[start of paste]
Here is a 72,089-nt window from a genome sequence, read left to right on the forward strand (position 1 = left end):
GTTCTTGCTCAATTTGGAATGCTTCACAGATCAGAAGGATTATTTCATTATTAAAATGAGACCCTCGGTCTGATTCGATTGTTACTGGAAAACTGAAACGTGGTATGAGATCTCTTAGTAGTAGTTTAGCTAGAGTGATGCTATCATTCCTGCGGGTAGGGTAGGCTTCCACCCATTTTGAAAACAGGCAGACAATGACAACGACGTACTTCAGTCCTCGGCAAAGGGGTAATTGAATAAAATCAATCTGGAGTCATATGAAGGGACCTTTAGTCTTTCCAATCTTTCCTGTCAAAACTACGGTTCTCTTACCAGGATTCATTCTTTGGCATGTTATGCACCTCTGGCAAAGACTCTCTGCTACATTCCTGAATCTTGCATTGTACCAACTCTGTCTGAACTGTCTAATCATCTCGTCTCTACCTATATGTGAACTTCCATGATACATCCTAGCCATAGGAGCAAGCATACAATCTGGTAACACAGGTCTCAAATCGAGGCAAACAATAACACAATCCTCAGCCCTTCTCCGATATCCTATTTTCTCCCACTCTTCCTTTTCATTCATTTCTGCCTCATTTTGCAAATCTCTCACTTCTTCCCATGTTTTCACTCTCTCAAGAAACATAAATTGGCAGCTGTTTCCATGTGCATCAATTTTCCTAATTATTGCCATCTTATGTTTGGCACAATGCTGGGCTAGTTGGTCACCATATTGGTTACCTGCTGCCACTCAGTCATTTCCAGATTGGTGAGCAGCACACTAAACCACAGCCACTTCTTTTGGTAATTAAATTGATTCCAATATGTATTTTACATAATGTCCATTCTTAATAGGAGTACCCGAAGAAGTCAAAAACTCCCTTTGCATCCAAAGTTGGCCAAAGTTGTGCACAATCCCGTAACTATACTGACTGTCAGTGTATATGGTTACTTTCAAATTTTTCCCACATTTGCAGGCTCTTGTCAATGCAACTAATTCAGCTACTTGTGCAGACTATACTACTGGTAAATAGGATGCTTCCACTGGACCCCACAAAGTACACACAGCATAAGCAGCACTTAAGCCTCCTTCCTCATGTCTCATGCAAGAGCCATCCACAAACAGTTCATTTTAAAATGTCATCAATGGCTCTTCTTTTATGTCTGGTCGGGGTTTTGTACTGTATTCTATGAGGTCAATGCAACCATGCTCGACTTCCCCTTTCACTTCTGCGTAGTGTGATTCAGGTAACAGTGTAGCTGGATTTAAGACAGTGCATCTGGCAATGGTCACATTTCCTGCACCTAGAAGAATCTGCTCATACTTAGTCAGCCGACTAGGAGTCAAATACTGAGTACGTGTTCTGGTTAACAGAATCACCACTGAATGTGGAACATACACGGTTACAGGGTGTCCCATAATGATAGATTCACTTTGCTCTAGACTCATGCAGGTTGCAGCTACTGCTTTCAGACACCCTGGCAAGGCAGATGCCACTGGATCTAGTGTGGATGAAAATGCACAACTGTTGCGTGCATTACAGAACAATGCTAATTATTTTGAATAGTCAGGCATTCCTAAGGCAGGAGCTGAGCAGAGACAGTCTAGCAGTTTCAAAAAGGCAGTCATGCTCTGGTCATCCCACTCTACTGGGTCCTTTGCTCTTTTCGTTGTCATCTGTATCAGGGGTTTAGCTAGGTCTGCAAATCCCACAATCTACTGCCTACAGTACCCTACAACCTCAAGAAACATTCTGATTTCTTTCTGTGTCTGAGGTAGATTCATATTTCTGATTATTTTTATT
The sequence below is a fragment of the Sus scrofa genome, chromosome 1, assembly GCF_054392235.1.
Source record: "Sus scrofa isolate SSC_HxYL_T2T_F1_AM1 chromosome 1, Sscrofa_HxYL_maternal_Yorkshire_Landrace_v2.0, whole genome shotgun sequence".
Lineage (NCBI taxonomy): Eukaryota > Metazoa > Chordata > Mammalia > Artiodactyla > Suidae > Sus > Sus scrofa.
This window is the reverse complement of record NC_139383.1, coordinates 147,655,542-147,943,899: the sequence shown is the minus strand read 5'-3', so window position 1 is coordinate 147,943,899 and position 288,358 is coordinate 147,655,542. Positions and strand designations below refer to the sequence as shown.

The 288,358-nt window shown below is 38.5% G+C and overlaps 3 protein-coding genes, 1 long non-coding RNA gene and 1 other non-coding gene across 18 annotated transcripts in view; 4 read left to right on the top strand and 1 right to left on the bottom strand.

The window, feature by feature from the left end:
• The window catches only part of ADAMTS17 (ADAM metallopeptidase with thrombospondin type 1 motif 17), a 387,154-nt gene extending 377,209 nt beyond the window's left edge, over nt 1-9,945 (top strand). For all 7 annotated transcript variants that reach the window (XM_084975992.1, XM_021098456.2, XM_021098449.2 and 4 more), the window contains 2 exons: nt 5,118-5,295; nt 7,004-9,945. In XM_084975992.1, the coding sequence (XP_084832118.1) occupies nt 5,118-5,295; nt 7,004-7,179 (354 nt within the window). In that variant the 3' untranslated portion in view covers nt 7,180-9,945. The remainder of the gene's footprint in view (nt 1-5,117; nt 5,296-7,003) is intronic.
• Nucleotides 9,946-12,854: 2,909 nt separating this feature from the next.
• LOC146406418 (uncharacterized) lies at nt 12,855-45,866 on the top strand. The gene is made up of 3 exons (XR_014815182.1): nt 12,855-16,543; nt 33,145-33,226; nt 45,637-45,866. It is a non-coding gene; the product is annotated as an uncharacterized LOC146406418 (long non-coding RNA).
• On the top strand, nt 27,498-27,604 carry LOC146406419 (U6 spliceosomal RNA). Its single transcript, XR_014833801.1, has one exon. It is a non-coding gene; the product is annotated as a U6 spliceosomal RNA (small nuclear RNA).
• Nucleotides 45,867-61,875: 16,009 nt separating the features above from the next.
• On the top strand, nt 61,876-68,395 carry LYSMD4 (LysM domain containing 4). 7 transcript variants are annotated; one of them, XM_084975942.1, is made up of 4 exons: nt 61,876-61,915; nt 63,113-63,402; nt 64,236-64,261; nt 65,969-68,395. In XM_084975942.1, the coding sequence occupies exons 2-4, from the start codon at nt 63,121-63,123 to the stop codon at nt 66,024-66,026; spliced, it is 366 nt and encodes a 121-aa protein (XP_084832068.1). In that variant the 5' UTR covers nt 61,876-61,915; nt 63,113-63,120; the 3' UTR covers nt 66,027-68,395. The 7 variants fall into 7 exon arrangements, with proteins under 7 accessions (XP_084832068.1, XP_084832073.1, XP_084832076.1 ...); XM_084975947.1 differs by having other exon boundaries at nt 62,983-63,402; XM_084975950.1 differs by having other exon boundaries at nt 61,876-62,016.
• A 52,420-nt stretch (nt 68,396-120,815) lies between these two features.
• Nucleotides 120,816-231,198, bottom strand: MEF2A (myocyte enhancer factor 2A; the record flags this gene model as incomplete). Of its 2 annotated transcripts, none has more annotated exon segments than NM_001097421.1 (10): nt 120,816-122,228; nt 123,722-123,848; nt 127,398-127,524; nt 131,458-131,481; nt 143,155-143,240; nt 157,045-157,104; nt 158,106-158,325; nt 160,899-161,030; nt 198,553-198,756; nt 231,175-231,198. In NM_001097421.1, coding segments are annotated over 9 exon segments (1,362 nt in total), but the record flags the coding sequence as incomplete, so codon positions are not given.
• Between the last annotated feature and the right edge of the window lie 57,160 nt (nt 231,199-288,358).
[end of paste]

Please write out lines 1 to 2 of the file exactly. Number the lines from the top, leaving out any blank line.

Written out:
Here is a 72,089-nt window from a genome sequence, read left to right on the forward strand (position 1 = left end):
GTTCTTGCTCAATTTGGAATGCTTCACAGATCAGAAGGATTATTTCATTATTAAAATGAGACCCTCGGTCTGATTCGATTGTTACTGGAAAACTGAAACGTGGTATGAGATCTCTTAGTAGTAGTTTAGCTAGAGTGATGCTATCATTCCTGCGGGTAGGGTAGGCTTCCACCCATTTTGAAAACAGGCAGACAATGACAACGACGTACTTCAGTCCTCGGCAAAGGGGTAATTGAATAAAATCAATCTGGAGTCATATGAAGGGACCTTTAGTCTTTCCAATCTTTCCTGTCAAAACTACGGTTCTCTTACCAGGATTCATTCTTTGGCATGTTATGCACCTCTGGCAAAGACTCTCTGCTACATTCCTGAATCTTGCATTGTACCAACTCTGTCTGAACTGTCTAATCATCTCGTCTCTACCTATATGTGAACTTCCATGATACATCCTAGCCATAGGAGCAAGCATACAATCTGGTAACACAGGTCTCAAATCGAGGCAAACAATAACACAATCCTCAGCCCTTCTCCGATATCCTATTTTCTCCCACTCTTCCTTTTCATTCATTTCTGCCTCATTTTGCAAATCTCTCACTTCTTCCCATGTTTTCACTCTCTCAAGAAACATAAATTGGCAGCTGTTTCCATGTGCATCAATTTTCCTAATTATTGCCATCTTATGTTTGGCACAATGCTGGGCTAGTTGGTCACCATATTGGTTACCTGCTGCCACTCAGTCATTTCCAGATTGGTGAGCAGCACACTAAACCACAGCCACTTCTTTTGGTAATTAAATTGATTCCAATATGTATTTTACATAATGTCCATTCTTAATAGGAGTACCCGAAGAAGTCAAAAACTCCCTTTGCATCCAAAGTTGGCCAAAGTTGTGCACAATCCCGTAACTATACTGACTGTCAGTGTATATGGTTACTTTCAAATTTTTCCCACATTTGCAGGCTCTTGTCAATGCAACTAATTCAGCTACTTGTGCAGACTATACTACTGGTAAATAGGATGCTTCCACTGGACCCCACAAAGTACACACAGCATAAGCAGCACTTAAGCCTCCTTCCTCATGTCTCATGCAAGAGCCATCCACAAACAGTTCATTTTAAAATGTCATCAATGGCTCTTCTTTTATGTCTGGTCGGGGTTTTGTACTGTATTCTATGAGGTCAATGCAACCATGCTCGACTTCCCCTTTCACTTCTGCGTAGTGTGATTCAGGTAACAGTGTAGCTGGATTTAAGACAGTGCATCTGGCAATGGTCACATTTCCTGCACCTAGAAGAATCTGCTCATACTTAGTCAGCCGACTAGGAGTCAAATACTGAGTACGTGTTCTGGTTAACAGAATCACCACTGAATGTGGAACATACACGGTTACAGGGTGTCCCATAATGATAGATTCACTTTGCTCTAGACTCATGCAGGTTGCAGCTACTGCTTTCAGACACCCTGGCAAGGCAGATGCCACTGGATCTAGTGTGGATGAAAATGCACAACTGTTGCGTGCATTACAGAACAATGCTAATTATTTTGAATAGTCAGGCATTCCTAAGGCAGGAGCTGAGCAGAGACAGTCTAGCAGTTTCAAAAAGGCAGTCATGCTCTGGTCATCCCACTCTACTGGGTCCTTTGCTCTTTTCGTTGTCATCTGTATCAGGGGTTTAGCTAGGTCTGCAAATCCCACAATCTACTGCCTACAGTACCCTACAACCTCAAGAAACATTCTGATTTCTTTCTGTGTCTGAGGTAGATTCATATTTCTGATTATTTTTATT